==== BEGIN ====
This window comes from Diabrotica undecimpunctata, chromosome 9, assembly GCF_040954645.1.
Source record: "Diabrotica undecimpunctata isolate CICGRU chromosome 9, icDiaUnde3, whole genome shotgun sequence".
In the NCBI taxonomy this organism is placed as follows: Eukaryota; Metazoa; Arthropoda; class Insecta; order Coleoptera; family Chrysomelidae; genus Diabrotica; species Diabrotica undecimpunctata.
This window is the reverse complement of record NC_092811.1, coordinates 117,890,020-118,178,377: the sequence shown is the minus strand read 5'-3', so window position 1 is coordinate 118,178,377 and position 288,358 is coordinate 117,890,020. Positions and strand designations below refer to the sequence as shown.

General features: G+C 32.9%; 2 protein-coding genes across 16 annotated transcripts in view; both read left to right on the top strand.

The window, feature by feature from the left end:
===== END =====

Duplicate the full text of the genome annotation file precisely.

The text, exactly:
This window comes from Diabrotica undecimpunctata, chromosome 9, assembly GCF_040954645.1.
Source record: "Diabrotica undecimpunctata isolate CICGRU chromosome 9, icDiaUnde3, whole genome shotgun sequence".
In the NCBI taxonomy this organism is placed as follows: Eukaryota; Metazoa; Arthropoda; class Insecta; order Coleoptera; family Chrysomelidae; genus Diabrotica; species Diabrotica undecimpunctata.
This window is the reverse complement of record NC_092811.1, coordinates 117,890,020-118,178,377: the sequence shown is the minus strand read 5'-3', so window position 1 is coordinate 118,178,377 and position 288,358 is coordinate 117,890,020. Positions and strand designations below refer to the sequence as shown.

General features: G+C 32.9%; 2 protein-coding genes across 16 annotated transcripts in view; both read left to right on the top strand.

The window, feature by feature from the left end: